If you ever stumble upon one of those countless websites solely dedicated to cat wisdom, you'll come across quotes like these: "Everyone who owns a cat knows that no one truly owns a cat" (credited to Ellen Perry Berkeley), "Calling a cat 'domestic' is a contradiction in terms" (credited to George F. Will), and "A dog is a man's best friend. A cat is a cat's best friend" (credited to Robert J. Vogel). Now, we all know that domestic cats exist, and cats and humans have been in a mostly symbiotic relationship for thousands of years. However, these witty remarks shed light on a genuine ambivalence that has characterized the long-standing connection between cats and humans, as revealed in the history of our feline companions.
The Mystery Behind the Ancient House Cat
It's taken quite some time for scientists to unravel the mystery of when and where cats were first domesticated. You'd think that the archaeological record would provide a straightforward answer, but the similarity between the skeletons of wild and domesticated cats has made things complicated. However, some intriguing clues started emerging in 1983 from the island of Cyprus. Archaeologists discovered an 8,000-year-old cat's jawbone there. Considering the unlikelihood of humans willingly bringing wild cats along during their voyage (after all, having a fierce and untamed feline onboard would be far from ideal, as Desmond Morris humorously points out in his book Catworld: A Feline Encyclopedia), this finding suggested that domestication had occurred even earlier than 8,000 years ago.
Then, in 2004, another groundbreaking discovery on Cyprus further cemented the notion of domesticated cats. At this site, archaeologists uncovered evidence of a cat intentionally buried alongside a human. This finding pushed back the timeline of domestication by at least an additional 1,500 years.
More recently, just last month, a study published in the research journal Science provided further insights into the puzzle of cat domestication through genetic analysis. According to the authors, all domestic cats can trace their ancestry back to a wildcat species called Felis sylvestris, which translates to "cat of the woods." This wildcat, native to the Middle East, is the ancestor of our beloved domestic felines. The study authors even speculate that the domestication process may have commenced as early as 12,000 years ago in the Near East.
A Pet of Many Civilizations
Although estimating domestication around 12,000 years ago may initially seem audacious, it is actually quite logical when considering the rise of agricultural societies in the Middle East's Fertile Crescent during that period.
In the past, when humans were primarily hunters, dogs proved to be immensely useful and were domesticated long before cats. Cats, on the other hand, only became valuable to humans when we transitioned to a sedentary lifestyle, cultivating crops and, notably, storing surplus produce. The advent of grain stores attracted mice, and when the first wild cats ventured into these settlements, the foundation was laid for what the authors of the Science study refer to as "one of the most successful 'biological experiments' ever undertaken." The cats reveled in the abundance of prey in the storehouses, and people reveled in their pest-control capabilities.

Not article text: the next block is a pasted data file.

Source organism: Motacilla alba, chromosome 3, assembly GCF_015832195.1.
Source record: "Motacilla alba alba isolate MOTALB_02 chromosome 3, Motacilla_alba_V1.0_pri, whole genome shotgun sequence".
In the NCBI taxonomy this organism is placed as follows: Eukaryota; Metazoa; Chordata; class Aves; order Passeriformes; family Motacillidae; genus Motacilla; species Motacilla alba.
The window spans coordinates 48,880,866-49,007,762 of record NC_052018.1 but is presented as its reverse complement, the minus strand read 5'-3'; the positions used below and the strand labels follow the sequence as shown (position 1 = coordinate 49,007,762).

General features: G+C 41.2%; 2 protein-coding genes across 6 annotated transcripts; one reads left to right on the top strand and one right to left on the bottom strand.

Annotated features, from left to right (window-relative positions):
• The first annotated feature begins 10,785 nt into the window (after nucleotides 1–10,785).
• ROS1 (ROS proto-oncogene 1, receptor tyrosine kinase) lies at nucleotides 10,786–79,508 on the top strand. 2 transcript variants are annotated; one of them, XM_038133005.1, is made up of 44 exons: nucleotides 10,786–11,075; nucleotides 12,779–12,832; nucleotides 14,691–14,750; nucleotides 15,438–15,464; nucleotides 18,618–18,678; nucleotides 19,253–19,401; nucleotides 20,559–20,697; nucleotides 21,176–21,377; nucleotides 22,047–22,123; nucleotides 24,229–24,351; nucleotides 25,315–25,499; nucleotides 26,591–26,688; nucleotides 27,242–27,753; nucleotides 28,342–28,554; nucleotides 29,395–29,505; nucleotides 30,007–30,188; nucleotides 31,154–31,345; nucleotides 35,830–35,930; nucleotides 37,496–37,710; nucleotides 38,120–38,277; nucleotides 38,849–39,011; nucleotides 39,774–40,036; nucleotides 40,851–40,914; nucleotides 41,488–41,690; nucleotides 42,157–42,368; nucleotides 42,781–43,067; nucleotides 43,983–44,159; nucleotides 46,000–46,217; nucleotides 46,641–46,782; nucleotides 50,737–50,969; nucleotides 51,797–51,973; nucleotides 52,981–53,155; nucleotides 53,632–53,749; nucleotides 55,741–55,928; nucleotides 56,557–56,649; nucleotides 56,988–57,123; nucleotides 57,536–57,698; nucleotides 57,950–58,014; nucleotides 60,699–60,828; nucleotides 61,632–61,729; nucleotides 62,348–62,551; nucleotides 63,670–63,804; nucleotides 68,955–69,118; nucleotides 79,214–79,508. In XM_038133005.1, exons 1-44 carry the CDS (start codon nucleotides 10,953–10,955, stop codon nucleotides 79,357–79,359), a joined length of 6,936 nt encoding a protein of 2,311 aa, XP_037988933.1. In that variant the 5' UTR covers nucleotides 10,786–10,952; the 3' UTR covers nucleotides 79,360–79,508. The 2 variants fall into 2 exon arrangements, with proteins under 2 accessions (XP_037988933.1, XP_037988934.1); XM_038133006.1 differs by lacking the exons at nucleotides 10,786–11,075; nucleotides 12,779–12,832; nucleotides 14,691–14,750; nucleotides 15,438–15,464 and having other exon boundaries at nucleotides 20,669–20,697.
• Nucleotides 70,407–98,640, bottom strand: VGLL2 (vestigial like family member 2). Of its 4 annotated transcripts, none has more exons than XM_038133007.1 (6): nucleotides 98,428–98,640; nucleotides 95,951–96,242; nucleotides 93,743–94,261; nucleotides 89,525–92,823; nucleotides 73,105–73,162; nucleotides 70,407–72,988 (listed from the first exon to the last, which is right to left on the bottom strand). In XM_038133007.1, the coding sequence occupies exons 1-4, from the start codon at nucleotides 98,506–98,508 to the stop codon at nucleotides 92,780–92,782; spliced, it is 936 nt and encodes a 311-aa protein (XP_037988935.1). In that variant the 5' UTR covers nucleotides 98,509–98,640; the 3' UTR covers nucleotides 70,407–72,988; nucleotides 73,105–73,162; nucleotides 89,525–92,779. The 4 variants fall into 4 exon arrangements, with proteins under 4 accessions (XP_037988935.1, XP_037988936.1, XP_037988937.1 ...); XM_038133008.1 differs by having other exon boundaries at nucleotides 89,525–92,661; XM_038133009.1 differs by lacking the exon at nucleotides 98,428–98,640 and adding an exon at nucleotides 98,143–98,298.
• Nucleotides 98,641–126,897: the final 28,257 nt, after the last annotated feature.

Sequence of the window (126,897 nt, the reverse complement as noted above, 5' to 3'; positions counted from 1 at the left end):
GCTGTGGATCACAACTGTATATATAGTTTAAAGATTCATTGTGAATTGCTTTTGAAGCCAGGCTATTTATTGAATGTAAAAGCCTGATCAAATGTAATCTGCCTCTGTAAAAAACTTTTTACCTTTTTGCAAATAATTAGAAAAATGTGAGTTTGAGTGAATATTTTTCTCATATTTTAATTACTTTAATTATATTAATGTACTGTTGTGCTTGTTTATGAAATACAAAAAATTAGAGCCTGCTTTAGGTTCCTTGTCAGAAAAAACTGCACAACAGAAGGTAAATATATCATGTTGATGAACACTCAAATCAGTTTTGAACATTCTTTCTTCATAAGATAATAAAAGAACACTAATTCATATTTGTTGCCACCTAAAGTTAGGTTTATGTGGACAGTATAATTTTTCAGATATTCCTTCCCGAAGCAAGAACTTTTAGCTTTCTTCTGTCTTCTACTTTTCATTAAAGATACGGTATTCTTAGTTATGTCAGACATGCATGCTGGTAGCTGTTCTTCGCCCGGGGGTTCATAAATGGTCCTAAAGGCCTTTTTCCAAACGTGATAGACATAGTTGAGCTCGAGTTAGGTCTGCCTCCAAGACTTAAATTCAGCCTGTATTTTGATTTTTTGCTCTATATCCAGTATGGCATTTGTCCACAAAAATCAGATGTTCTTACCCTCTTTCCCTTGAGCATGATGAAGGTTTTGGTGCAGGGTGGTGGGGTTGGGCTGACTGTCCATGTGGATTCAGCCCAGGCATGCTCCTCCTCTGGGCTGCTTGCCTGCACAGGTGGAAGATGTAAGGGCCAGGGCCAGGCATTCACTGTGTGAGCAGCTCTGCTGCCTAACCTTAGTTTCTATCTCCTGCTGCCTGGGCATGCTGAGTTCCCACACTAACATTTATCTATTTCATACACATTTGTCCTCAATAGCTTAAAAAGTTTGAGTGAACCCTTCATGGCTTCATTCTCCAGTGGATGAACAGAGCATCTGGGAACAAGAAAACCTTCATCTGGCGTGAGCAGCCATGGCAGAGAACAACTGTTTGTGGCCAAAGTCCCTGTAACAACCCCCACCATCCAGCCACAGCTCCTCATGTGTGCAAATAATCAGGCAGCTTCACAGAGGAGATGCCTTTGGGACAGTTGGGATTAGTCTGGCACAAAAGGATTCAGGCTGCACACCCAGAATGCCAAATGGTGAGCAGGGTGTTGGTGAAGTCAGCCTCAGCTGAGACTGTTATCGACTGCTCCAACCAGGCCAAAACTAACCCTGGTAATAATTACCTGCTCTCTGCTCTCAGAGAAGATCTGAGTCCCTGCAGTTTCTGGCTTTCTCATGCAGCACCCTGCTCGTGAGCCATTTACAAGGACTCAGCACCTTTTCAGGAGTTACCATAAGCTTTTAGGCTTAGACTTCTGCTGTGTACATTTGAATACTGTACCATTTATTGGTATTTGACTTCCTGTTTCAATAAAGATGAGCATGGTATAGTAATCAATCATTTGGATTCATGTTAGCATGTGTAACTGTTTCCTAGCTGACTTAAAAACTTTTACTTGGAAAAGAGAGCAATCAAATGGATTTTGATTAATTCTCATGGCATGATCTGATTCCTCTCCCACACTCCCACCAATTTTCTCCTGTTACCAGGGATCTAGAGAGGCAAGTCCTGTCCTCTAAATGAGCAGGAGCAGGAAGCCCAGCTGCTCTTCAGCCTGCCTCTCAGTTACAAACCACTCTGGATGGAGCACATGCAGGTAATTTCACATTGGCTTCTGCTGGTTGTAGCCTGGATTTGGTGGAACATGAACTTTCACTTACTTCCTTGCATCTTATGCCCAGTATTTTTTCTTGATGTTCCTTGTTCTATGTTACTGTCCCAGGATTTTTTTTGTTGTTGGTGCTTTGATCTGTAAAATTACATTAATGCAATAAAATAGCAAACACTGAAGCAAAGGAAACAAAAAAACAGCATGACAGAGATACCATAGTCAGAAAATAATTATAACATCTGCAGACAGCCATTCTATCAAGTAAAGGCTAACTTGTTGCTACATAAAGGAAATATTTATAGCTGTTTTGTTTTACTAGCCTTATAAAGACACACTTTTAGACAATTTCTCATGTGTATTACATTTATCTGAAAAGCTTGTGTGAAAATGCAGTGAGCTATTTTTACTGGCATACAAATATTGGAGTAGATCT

"We believe that what happened is that the cats essentially domesticated themselves," explained Carlos Driscoll, one of the study's authors, in an interview with the Washington Post. The cats took it upon themselves to join the human communities, and as time passed, as people favored cats with more amiable traits, certain felines adapted to this new environment, ultimately giving rise to the diverse array of house cat breeds we know today. In the United States, cats have become the most popular household pets, with around 90 million domesticated cats elegantly prowling through approximately 34 percent of American homes.
Gods and Devils: The Cat Throughout History
The ancient Egyptians' profound reverence for cats is widely known and backed by abundant archaeological evidence. In the Beni-Hassan region, scientists discovered a cemetery teeming with 300,000 cat mummies. Bastet, the Egyptian goddess of love, even had a feline head, and in Egypt, being found guilty of killing a cat often resulted in a death sentence for the perpetrator.
The ancient Romans also held cats in high regard, albeit with a more subdued and secularized approach, viewing them as symbols of freedom. In the Far East, cats were highly valued for their role in protecting precious manuscripts from rodents.
Curiously, during the Middle Ages, cats were demonized in Europe. Many people associated them with witches and the devil, leading to widespread persecution and the killing of cats in an attempt to ward off evil (ironically aiding the spread of the plague carried by rats). It wasn't until the 1600s that the public perception of cats began to shift positively in the Western world.
The House Cat Today
In modern times, cats have become superstars, adorning comic strips and starring in television shows. By the mid-1990s, cat-related services and products had evolved into a billion-dollar industry. However, even in our popular culture, traces of the age-old ambivalence towards cats persist. The feline species seems unable to shed its association with malevolence completely. After all, how often do we witness a movie's maniacal arch-villain while lounging comfortably in a chair and plotting the world's destruction, gently stroking the head of a Golden Retriever?
There are however more sweet-natured cats and kittens than those suitable for evil villains in need of homes at your local shelter. So, if you’ve been considering following the path led by so many others throughout time and are looking to welcome a new cat into your home, please consider adopting.
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